Political stripes aside, the defeat of Rachel Notley’s NDP government in Alberta struck a nerve with people concerned about gender-balanced, inclusive representation among provincial leaders.
Not since the early 1980s have provincial governments in our country all been led by men. It was glaring enough to see the photo of provincial leaders together last July at their retreat in New Brunswick, with Notley front and centre, the only woman left in the bunch.
By then, Ontario and B.C. had turfed their provincial governments led by women. Now Alberta has, too.
This imbalance seemed to reignite the simmering frustration many rural women feel about the traditional male-dominated governance in agriculture — the old boys club —mainly in producer groups. True, some victories have been realized, like the election in February of Mary Robinson — the first female president of the Canadian Federation of Agriculture in the organization’s 84-year history – and the appointment of Canada’s first female agriculture and food minister, Marie-Claude Bibeau.
But the issue remains. Early results from a four-country study by University of Guelph sociology and anthropology professor Sharada Srinivasan, the Canada Research Chair in Gender, Justice and Development at the university, show that in Ontario young women farmers “feel like they are not part of the conversation,” she says.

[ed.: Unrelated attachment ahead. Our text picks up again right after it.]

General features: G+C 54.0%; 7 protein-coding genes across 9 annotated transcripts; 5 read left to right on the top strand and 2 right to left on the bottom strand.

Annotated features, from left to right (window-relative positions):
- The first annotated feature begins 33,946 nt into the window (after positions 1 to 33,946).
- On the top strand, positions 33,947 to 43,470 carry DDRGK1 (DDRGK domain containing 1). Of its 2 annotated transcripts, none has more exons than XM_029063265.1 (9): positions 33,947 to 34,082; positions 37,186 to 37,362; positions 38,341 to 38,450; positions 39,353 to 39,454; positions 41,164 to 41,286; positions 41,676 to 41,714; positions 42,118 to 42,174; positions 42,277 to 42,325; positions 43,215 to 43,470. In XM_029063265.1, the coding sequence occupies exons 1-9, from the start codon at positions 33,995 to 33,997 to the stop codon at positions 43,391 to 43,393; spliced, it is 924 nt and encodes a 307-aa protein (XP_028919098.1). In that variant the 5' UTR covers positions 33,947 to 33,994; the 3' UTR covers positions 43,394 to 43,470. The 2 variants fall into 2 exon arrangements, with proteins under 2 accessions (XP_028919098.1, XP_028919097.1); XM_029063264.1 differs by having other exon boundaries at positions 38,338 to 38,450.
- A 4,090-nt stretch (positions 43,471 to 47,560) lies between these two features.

And as other research at Guelph has shown, it’s already isolating enough being a farmer, grappling with the mental health challenges that accompany isolation. Tacking gender issues onto that can be overwhelming.
Srinivasan makes these observations after research involving in-depth interviews with nearly 50 randomly-chosen young farmers (male and female) in Ontario for her study, sponsored by Canada’s Social Sciences and Humanities Research Council.
She wasn’t anticipating half of the sample being women farmers – that’s appreciably higher than it is in China, India or Indonesia, the other countries where she’s looking at young farmers’ impediments.
But it’s revealing. In all countries, she’s finding young farmers struggle with matters such as access to capital. Here, women farmers are telling her they have a particularly hard time being accepted by the farm community, and don’t really know what to do about it. She wants to hear from other young women farmers beyond her study. She wants to know more about the gendered barriers they face in becoming successful farmers.
What programs and policies would help them overcome these gendered barriers?
“Our interviews document a general male bias in ag in succession, in markets, in ag boards and organizations, but I would like more information on gendered barriers and support,” she says. She’s inviting young women farmers to contact her through her study’s email address, [email protected].